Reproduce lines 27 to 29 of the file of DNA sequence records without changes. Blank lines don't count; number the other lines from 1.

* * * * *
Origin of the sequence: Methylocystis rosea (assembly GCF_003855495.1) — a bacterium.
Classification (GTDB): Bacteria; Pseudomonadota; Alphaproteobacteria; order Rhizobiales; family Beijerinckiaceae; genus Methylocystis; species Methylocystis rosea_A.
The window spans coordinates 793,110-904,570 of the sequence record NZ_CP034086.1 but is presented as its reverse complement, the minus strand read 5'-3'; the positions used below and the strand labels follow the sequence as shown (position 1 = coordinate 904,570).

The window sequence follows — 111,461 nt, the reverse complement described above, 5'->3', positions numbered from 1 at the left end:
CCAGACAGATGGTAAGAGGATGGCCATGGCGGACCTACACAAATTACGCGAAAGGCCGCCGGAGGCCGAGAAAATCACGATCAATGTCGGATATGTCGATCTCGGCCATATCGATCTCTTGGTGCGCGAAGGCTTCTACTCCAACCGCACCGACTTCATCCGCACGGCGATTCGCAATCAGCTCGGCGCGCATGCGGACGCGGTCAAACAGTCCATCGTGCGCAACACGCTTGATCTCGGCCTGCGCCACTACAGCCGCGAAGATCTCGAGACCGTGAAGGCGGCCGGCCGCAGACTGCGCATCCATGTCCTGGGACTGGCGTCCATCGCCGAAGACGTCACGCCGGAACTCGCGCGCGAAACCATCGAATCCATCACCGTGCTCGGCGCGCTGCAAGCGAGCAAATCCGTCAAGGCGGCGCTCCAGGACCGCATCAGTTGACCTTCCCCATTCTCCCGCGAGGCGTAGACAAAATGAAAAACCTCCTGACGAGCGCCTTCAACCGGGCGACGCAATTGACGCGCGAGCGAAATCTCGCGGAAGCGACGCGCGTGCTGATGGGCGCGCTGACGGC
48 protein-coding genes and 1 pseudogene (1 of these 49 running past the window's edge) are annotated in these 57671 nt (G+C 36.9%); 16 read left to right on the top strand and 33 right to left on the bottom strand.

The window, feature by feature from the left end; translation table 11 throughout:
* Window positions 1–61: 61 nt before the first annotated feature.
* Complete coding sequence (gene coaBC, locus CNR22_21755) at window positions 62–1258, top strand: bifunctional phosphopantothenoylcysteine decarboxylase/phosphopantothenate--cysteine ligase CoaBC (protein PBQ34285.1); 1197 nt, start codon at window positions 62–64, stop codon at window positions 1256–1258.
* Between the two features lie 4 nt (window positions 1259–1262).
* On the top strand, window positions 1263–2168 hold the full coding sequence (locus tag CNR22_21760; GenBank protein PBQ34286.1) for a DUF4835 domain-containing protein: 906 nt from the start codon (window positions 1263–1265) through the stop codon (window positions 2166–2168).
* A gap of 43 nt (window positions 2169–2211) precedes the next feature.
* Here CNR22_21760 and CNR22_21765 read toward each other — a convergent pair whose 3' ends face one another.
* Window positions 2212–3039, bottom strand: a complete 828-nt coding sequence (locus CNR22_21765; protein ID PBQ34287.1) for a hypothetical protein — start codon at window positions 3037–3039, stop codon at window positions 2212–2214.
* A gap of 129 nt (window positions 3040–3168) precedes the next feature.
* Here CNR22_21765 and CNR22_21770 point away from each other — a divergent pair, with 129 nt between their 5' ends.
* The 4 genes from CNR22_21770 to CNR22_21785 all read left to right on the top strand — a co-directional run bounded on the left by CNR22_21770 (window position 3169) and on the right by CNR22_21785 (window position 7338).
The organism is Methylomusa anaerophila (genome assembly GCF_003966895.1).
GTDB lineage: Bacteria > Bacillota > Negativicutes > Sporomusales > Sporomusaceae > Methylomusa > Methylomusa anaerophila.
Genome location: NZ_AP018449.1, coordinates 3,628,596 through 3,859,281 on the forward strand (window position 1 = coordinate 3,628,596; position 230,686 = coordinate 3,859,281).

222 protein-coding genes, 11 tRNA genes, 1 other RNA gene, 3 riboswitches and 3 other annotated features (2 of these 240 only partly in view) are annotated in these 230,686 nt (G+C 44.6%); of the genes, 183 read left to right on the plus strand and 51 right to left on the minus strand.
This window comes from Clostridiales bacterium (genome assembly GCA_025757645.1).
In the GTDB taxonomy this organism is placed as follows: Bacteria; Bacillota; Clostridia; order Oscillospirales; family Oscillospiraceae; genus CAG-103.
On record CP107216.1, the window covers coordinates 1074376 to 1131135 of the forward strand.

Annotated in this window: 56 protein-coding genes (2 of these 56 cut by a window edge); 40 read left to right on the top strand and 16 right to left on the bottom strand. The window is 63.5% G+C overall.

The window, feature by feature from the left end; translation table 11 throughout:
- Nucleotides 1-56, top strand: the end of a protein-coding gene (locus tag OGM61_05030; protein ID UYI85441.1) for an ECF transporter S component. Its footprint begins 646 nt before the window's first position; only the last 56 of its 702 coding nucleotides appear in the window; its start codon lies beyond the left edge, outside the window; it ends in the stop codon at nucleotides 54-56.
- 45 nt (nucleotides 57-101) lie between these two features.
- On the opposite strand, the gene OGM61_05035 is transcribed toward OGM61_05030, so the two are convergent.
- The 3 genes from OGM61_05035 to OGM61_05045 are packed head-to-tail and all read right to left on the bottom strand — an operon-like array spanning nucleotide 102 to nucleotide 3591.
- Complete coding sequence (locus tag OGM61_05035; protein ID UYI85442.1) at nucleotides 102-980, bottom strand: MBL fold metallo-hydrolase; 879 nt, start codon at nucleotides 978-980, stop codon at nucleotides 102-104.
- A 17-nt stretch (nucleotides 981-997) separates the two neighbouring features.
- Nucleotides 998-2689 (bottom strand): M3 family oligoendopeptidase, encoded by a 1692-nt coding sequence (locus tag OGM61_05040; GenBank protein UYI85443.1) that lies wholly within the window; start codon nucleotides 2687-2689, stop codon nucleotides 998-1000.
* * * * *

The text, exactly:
- Nucleotides 1-56, top strand: the end of a protein-coding gene (locus tag OGM61_05030; protein ID UYI85441.1) for an ECF transporter S component. Its footprint begins 646 nt before the window's first position; only the last 56 of its 702 coding nucleotides appear in the window; its start codon lies beyond the left edge, outside the window; it ends in the stop codon at nucleotides 54-56.
- 45 nt (nucleotides 57-101) lie between these two features.
- On the opposite strand, the gene OGM61_05035 is transcribed toward OGM61_05030, so the two are convergent.